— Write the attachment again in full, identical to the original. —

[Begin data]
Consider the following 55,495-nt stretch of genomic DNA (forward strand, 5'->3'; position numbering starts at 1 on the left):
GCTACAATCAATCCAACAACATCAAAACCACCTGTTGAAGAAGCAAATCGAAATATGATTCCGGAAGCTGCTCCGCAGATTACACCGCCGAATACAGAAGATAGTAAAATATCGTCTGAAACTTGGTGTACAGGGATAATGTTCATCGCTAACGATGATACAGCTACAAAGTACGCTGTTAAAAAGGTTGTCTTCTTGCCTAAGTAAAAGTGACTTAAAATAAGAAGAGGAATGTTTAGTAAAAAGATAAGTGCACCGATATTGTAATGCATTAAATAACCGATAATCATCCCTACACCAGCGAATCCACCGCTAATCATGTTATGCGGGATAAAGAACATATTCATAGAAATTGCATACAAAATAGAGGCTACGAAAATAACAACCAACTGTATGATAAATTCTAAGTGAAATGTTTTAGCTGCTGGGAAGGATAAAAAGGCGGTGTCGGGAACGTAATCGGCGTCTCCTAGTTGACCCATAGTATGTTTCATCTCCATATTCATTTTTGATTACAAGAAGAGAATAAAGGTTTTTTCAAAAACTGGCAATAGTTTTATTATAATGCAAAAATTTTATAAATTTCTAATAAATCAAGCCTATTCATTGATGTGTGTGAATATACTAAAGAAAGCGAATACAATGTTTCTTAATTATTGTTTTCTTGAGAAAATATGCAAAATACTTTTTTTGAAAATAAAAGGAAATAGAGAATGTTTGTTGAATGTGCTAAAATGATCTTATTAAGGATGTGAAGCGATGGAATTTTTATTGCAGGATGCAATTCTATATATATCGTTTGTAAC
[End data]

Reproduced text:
Consider the following 55,495-nt stretch of genomic DNA (forward strand, 5'->3'; position numbering starts at 1 on the left):
GCTACAATCAATCCAACAACATCAAAACCACCTGTTGAAGAAGCAAATCGAAATATGATTCCGGAAGCTGCTCCGCAGATTACACCGCCGAATACAGAAGATAGTAAAATATCGTCTGAAACTTGGTGTACAGGGATAATGTTCATCGCTAACGATGATACAGCTACAAAGTACGCTGTTAAAAAGGTTGTCTTCTTGCCTAAGTAAAAGTGACTTAAAATAAGAAGAGGAATGTTTAGTAAAAAGATAAGTGCACCGATATTGTAATGCATTAAATAACCGATAATCATCCCTACACCAGCGAATCCACCGCTAATCATGTTATGCGGGATAAAGAACATATTCATAGAAATTGCATACAAAATAGAGGCTACGAAAATAACAACCAACTGTATGATAAATTCTAAGTGAAATGTTTTAGCTGCTGGGAAGGATAAAAAGGCGGTGTCGGGAACGTAATCGGCGTCTCCTAGTTGACCCATAGTATGTTTCATCTCCATATTCATTTTTGATTACAAGAAGAGAATAAAGGTTTTTTCAAAAACTGGCAATAGTTTTATTATAATGCAAAAATTTTATAAATTTCTAATAAATCAAGCCTATTCATTGATGTGTGTGAATATACTAAAGAAAGCGAATACAATGTTTCTTAATTATTGTTTTCTTGAGAAAATATGCAAAATACTTTTTTTGAAAATAAAAGGAAATAGAGAATGTTTGTTGAATGTGCTAAAATGATCTTATTAAGGATGTGAAGCGATGGAATTTTTATTGCAGGATGCAATTCTATATATATCGTTTGTAAC